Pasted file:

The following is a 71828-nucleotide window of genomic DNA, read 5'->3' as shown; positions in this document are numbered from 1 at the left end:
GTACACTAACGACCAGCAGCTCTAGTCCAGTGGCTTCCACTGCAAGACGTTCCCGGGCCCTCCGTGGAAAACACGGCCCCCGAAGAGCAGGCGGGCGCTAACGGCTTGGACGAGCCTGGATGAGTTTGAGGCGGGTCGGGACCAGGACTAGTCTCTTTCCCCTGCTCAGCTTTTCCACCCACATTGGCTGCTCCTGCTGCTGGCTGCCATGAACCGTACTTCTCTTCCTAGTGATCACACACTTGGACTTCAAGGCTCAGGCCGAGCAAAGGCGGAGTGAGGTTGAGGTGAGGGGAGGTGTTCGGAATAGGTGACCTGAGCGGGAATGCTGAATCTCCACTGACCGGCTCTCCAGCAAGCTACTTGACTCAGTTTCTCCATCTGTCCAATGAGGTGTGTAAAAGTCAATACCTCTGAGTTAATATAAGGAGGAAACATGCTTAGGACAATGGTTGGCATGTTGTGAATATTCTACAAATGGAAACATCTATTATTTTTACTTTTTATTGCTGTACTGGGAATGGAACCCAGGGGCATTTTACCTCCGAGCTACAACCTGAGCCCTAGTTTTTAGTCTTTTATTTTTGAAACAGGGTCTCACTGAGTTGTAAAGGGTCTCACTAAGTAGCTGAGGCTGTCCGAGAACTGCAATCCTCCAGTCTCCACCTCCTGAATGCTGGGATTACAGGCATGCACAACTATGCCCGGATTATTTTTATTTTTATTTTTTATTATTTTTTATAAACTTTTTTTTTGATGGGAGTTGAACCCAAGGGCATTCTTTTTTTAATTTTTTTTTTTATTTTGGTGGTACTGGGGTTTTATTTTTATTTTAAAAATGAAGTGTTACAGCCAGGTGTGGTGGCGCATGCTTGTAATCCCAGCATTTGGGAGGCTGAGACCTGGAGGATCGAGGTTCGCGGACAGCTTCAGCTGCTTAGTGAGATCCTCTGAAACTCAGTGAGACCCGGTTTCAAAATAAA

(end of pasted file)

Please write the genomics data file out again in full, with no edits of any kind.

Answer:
The following is a 71828-nucleotide window of genomic DNA, read 5'->3' as shown; positions in this document are numbered from 1 at the left end:
GTACACTAACGACCAGCAGCTCTAGTCCAGTGGCTTCCACTGCAAGACGTTCCCGGGCCCTCCGTGGAAAACACGGCCCCCGAAGAGCAGGCGGGCGCTAACGGCTTGGACGAGCCTGGATGAGTTTGAGGCGGGTCGGGACCAGGACTAGTCTCTTTCCCCTGCTCAGCTTTTCCACCCACATTGGCTGCTCCTGCTGCTGGCTGCCATGAACCGTACTTCTCTTCCTAGTGATCACACACTTGGACTTCAAGGCTCAGGCCGAGCAAAGGCGGAGTGAGGTTGAGGTGAGGGGAGGTGTTCGGAATAGGTGACCTGAGCGGGAATGCTGAATCTCCACTGACCGGCTCTCCAGCAAGCTACTTGACTCAGTTTCTCCATCTGTCCAATGAGGTGTGTAAAAGTCAATACCTCTGAGTTAATATAAGGAGGAAACATGCTTAGGACAATGGTTGGCATGTTGTGAATATTCTACAAATGGAAACATCTATTATTTTTACTTTTTATTGCTGTACTGGGAATGGAACCCAGGGGCATTTTACCTCCGAGCTACAACCTGAGCCCTAGTTTTTAGTCTTTTATTTTTGAAACAGGGTCTCACTGAGTTGTAAAGGGTCTCACTAAGTAGCTGAGGCTGTCCGAGAACTGCAATCCTCCAGTCTCCACCTCCTGAATGCTGGGATTACAGGCATGCACAACTATGCCCGGATTATTTTTATTTTTATTTTTTATTATTTTTTATAAACTTTTTTTTTGATGGGAGTTGAACCCAAGGGCATTCTTTTTTTAATTTTTTTTTTTATTTTGGTGGTACTGGGGTTTTATTTTTATTTTAAAAATGAAGTGTTACAGCCAGGTGTGGTGGCGCATGCTTGTAATCCCAGCATTTGGGAGGCTGAGACCTGGAGGATCGAGGTTCGCGGACAGCTTCAGCTGCTTAGTGAGATCCTCTGAAACTCAGTGAGACCCGGTTTCAAAATAAA